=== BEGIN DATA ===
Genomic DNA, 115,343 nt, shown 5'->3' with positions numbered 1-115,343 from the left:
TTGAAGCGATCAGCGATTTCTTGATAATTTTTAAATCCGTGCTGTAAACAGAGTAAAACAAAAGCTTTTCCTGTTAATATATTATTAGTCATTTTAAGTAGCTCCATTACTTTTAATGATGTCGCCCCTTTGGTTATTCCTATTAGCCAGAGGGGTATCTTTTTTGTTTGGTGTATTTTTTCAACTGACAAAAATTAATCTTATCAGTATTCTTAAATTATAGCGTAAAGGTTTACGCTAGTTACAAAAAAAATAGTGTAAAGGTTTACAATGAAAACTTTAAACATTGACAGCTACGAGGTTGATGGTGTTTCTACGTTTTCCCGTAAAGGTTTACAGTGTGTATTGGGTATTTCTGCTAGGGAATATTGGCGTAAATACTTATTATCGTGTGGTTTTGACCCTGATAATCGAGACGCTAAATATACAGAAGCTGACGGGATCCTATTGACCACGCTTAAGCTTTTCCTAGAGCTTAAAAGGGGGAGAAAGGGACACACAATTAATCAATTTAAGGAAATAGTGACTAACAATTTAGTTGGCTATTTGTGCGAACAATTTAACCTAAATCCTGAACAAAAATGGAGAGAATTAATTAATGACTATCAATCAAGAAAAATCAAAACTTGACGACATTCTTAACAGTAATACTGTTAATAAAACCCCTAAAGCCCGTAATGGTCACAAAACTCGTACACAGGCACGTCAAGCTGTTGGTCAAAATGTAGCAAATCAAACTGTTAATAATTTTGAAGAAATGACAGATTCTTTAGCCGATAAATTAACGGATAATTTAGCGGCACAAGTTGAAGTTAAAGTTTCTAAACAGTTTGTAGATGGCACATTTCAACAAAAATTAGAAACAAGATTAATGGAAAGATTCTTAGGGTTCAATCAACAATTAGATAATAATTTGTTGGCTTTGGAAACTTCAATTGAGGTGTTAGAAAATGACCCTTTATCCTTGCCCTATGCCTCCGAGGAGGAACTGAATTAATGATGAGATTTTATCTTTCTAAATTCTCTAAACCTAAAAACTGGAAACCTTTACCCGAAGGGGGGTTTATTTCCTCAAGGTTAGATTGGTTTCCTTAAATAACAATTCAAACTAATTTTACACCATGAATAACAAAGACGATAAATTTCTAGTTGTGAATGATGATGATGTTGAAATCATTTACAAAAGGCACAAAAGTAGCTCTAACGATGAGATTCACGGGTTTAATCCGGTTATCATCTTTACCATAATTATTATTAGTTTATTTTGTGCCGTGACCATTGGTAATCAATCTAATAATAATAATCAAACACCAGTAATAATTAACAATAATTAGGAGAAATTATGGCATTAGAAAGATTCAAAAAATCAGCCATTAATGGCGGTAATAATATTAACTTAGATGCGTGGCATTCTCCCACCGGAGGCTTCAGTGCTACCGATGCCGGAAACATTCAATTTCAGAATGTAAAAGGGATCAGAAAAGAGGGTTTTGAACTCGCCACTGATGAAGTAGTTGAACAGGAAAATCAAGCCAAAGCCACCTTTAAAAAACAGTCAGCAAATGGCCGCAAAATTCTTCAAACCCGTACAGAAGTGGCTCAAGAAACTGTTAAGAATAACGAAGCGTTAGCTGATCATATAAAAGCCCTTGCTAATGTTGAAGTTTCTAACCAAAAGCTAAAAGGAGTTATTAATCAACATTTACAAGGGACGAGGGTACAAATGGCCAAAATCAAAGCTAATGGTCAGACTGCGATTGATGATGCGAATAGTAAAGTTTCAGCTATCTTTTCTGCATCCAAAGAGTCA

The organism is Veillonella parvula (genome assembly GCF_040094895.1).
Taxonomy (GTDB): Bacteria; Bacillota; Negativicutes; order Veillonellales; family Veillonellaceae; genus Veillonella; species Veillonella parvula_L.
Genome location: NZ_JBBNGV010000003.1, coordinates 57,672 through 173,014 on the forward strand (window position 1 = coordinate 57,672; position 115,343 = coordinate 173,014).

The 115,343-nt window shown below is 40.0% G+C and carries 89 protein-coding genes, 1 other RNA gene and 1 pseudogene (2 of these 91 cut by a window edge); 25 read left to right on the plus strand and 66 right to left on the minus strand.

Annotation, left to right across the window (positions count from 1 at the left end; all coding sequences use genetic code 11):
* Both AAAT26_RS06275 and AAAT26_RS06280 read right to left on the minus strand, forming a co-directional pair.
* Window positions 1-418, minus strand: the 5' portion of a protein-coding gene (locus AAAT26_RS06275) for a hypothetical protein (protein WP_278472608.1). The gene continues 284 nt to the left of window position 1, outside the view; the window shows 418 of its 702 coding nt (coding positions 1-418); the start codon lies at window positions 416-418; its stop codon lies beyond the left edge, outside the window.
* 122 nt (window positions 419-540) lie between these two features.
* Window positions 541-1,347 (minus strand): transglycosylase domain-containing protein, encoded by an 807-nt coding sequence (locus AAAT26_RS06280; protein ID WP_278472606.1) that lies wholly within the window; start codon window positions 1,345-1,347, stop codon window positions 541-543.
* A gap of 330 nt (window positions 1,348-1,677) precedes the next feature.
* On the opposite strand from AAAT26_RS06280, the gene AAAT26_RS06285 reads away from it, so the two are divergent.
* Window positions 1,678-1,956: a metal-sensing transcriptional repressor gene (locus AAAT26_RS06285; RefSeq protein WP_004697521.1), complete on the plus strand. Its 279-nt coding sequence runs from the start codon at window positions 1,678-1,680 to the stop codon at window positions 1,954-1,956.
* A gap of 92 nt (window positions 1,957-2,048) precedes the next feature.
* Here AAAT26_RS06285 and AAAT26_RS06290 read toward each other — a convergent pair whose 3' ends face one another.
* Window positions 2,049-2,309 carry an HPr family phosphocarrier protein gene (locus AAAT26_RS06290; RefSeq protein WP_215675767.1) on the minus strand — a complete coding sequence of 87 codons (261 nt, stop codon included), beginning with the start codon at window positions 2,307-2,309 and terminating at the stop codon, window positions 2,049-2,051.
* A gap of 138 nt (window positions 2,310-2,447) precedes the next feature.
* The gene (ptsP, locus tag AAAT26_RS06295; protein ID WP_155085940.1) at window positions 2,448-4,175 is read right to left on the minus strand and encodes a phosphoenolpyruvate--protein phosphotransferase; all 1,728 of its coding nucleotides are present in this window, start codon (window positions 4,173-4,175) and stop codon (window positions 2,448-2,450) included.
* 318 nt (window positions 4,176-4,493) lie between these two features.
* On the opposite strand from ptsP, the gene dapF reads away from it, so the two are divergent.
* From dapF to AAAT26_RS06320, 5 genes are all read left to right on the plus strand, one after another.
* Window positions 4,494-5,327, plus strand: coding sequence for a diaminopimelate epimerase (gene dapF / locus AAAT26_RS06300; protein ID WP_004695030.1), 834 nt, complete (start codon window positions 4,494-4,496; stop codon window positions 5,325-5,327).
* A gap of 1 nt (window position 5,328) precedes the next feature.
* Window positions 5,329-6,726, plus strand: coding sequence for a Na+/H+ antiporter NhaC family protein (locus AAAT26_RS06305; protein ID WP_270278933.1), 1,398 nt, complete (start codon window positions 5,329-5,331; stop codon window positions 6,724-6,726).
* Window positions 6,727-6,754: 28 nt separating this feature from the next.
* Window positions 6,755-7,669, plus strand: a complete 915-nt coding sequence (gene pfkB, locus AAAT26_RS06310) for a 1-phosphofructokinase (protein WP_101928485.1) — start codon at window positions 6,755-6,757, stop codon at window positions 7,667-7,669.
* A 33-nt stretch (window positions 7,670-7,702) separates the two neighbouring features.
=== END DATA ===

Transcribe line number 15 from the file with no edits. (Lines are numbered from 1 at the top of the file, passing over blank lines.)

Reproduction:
* A gap of 92 nt (window positions 1,957-2,048) precedes the next feature.